One thing that is true of Donald Trump is that he loves to discuss his popularity rankings, especially as they compare to his predecessor. But Trump's and Obama's popularity ratings can be difficult to accurately compare because there are many extenuating circumstances to any presidency, like what types of legislation are being debated, what international conflicts are taking place, and how far along Trump is in his term. However, several polls show that, as of this summer, their ratings pretty much align.
One of the best ways to compare Trump and Obama's popularity ratings is to look at a side-by-side chart of their ratings over time. The Rasmussen Report's Daily Presidential Tracker is one data collection tub that offers a way to do just that.
According to a graph compiled from the tracker's data, Trump and Obama did begin their presidencies with a bit of an approval rating gap — Obama began at 67 percent approval and Trump at 56 percent. Both numbers are logged from Jan. 20 — Inauguration Day. By August, however, their approval numbers appeared to tell a bit of a different story. While both presidents' ratings dropped overall, they began to overlap as time went on. By Aug. 20, 2018, Trump's approval rating was 48 percent. At the same time during Obama's presidency, his approval rating was 45 percent, according to Rasmussen.
Other polls and data sets suggest a similar pattern. A June poll completed by NBC News and The Wall Street Journal found that Trump, Obama, and even Ronald Reagan all had similar approval ratings by their second June in the White House. All three presidents ranked in at about 44 percent, according to pollsters.
When given the opportunity to directly compare the two, one poll suggests that more people seem to believe Obama was a better president than Trump has been so far. A poll conducted by CNN earlier this year and released in the first week of May found that 37 percent of respondents believed Trump was a superior president than Obama, whereas 56 percent believe Obama was better at the job. Though that poll didn't account for Obama's past approval ratings, it did seem to offer some insight into how the public views both presidents in the current moment.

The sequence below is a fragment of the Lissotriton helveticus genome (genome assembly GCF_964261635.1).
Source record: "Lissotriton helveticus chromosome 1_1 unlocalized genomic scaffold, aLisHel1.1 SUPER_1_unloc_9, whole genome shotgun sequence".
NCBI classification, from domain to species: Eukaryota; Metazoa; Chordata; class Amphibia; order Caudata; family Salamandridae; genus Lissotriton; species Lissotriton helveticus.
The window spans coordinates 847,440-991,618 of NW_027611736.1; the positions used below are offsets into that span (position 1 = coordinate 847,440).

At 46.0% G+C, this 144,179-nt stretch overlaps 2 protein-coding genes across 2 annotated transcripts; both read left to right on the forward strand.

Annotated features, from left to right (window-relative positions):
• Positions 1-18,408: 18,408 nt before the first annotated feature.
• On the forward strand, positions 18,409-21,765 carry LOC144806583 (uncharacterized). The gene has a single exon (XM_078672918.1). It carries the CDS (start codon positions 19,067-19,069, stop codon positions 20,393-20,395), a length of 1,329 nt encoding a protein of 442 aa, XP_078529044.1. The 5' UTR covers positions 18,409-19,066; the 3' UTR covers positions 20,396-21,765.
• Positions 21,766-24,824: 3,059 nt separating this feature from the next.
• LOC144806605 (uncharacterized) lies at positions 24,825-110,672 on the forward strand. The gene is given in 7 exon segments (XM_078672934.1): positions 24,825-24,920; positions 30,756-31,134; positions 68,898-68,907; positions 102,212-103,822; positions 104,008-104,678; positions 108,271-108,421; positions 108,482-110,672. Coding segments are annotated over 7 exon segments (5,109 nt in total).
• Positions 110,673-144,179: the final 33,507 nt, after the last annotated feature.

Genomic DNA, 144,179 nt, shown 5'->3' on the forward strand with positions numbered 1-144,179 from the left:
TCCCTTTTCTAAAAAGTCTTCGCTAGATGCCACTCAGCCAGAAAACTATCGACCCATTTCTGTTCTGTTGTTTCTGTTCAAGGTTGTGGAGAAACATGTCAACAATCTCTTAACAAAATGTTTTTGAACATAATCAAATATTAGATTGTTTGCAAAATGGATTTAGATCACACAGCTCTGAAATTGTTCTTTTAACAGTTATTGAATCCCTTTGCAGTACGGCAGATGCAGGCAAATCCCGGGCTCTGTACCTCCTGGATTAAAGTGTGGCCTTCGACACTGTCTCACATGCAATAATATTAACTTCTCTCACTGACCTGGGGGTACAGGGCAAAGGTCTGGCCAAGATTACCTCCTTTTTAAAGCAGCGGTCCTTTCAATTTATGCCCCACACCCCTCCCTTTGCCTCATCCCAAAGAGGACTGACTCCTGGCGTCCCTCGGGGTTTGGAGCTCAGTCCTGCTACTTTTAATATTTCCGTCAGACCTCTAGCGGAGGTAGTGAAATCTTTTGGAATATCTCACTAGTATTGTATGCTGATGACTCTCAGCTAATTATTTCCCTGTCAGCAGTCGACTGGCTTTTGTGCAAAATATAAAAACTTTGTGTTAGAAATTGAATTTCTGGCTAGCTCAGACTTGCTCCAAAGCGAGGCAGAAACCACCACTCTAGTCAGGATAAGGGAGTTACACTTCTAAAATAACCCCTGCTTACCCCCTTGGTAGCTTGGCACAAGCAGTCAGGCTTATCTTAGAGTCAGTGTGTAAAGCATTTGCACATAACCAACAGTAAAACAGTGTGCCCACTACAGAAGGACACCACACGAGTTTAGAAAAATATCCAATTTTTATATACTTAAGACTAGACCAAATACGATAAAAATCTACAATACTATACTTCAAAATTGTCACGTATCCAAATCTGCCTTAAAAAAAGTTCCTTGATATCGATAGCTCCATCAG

Another way to consider how Obama and Trump's approval ratings stack up is to consider comparing their highest and lowest ratings ever. According to the Gallup Presidential Job Approval Center, Obama's highest ever approval rating was 67 percent, whereas Trump's current highest ever approval rating is 45 percent. In turn, Obama's lowest ever approval rating was 40 percent, and Trump's was 35 percent. Of course, Obama was in office for eight years, and Trump has been in Washington for less than two years, so it's important to keep that in mind.
Right now, everyone is focused on the midterms, and, more specifically, whether or not Democrats will be able to flip either the House or the Senate. Many are framing the midterm elections as a referendum on Trump's presidency so far. These polls could potentially offer some insight into how voting might go down.
According to Newsweek, both Obama and Reagan's respective parties faired very poorly in midterms that took place just five months after their June 44 percent approval ratings were logged. Of course, nothing is a guarantee, and polls are frequently wrong, but it's definitely something to consider if you're among the people whose eyes are set on November.
Another thing to keep in mind is that virtually no president leaves as or more popular than when he enters office. The only exceptions to this rule have been Reagan and Bill Clinton, according to the Saturday Evening Post. They exited 10 and eight points higher than when they entered office, respectively. So when you see a president's popularity dropping steadily overtime, it doesn't necessarily reflect on their performance.
The fact of the matter is that even the most well-intentioned presidents cannot deliver on all of their campaign promises immediately, and they frequently run into unanticipated scenarios, like natural disasters or international conflicts. How they respond to these surprises can impact how constituents feel about them from day to day, or month to month. Like the weather, approval ratings are prone to changing at just about any time.